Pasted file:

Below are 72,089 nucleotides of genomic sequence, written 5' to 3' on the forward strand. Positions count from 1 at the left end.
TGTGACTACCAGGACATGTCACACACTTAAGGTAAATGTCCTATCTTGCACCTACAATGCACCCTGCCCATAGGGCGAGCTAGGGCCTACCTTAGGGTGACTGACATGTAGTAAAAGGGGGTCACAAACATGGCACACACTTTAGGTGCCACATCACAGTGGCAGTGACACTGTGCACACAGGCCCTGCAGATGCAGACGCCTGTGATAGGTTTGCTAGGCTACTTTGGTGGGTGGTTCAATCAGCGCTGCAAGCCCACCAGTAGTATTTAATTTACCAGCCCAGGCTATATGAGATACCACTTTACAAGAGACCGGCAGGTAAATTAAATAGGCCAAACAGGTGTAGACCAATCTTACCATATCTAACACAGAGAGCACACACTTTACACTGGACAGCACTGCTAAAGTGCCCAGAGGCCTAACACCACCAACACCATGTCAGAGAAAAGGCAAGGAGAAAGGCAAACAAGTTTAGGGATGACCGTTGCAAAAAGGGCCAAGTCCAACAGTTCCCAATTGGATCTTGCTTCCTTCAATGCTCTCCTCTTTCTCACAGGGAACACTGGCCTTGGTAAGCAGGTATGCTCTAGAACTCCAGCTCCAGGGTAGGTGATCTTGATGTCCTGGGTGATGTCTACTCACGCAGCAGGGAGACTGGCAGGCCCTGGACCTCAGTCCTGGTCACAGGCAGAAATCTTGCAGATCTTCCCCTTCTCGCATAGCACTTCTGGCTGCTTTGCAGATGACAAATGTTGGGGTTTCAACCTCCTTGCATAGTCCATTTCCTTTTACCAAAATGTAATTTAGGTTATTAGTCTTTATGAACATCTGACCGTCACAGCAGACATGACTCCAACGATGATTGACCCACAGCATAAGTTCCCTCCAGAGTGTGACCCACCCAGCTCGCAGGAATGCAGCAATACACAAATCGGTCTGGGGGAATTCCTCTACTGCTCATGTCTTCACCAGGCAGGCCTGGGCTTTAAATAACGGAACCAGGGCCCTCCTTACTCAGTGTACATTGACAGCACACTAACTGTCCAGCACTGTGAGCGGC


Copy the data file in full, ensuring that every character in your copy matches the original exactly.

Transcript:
Below are 72,089 nucleotides of genomic sequence, written 5' to 3' on the forward strand. Positions count from 1 at the left end.
TGTGACTACCAGGACATGTCACACACTTAAGGTAAATGTCCTATCTTGCACCTACAATGCACCCTGCCCATAGGGCGAGCTAGGGCCTACCTTAGGGTGACTGACATGTAGTAAAAGGGGGTCACAAACATGGCACACACTTTAGGTGCCACATCACAGTGGCAGTGACACTGTGCACACAGGCCCTGCAGATGCAGACGCCTGTGATAGGTTTGCTAGGCTACTTTGGTGGGTGGTTCAATCAGCGCTGCAAGCCCACCAGTAGTATTTAATTTACCAGCCCAGGCTATATGAGATACCACTTTACAAGAGACCGGCAGGTAAATTAAATAGGCCAAACAGGTGTAGACCAATCTTACCATATCTAACACAGAGAGCACACACTTTACACTGGACAGCACTGCTAAAGTGCCCAGAGGCCTAACACCACCAACACCATGTCAGAGAAAAGGCAAGGAGAAAGGCAAACAAGTTTAGGGATGACCGTTGCAAAAAGGGCCAAGTCCAACAGTTCCCAATTGGATCTTGCTTCCTTCAATGCTCTCCTCTTTCTCACAGGGAACACTGGCCTTGGTAAGCAGGTATGCTCTAGAACTCCAGCTCCAGGGTAGGTGATCTTGATGTCCTGGGTGATGTCTACTCACGCAGCAGGGAGACTGGCAGGCCCTGGACCTCAGTCCTGGTCACAGGCAGAAATCTTGCAGATCTTCCCCTTCTCGCATAGCACTTCTGGCTGCTTTGCAGATGACAAATGTTGGGGTTTCAACCTCCTTGCATAGTCCATTTCCTTTTACCAAAATGTAATTTAGGTTATTAGTCTTTATGAACATCTGACCGTCACAGCAGACATGACTCCAACGATGATTGACCCACAGCATAAGTTCCCTCCAGAGTGTGACCCACCCAGCTCGCAGGAATGCAGCAATACACAAATCGGTCTGGGGGAATTCCTCTACTGCTCATGTCTTCACCAGGCAGGCCTGGGCTTTAAATAACGGAACCAGGGCCCTCCTTACTCAGTGTACATTGACAGCACACTAACTGTCCAGCACTGTGAGCGGC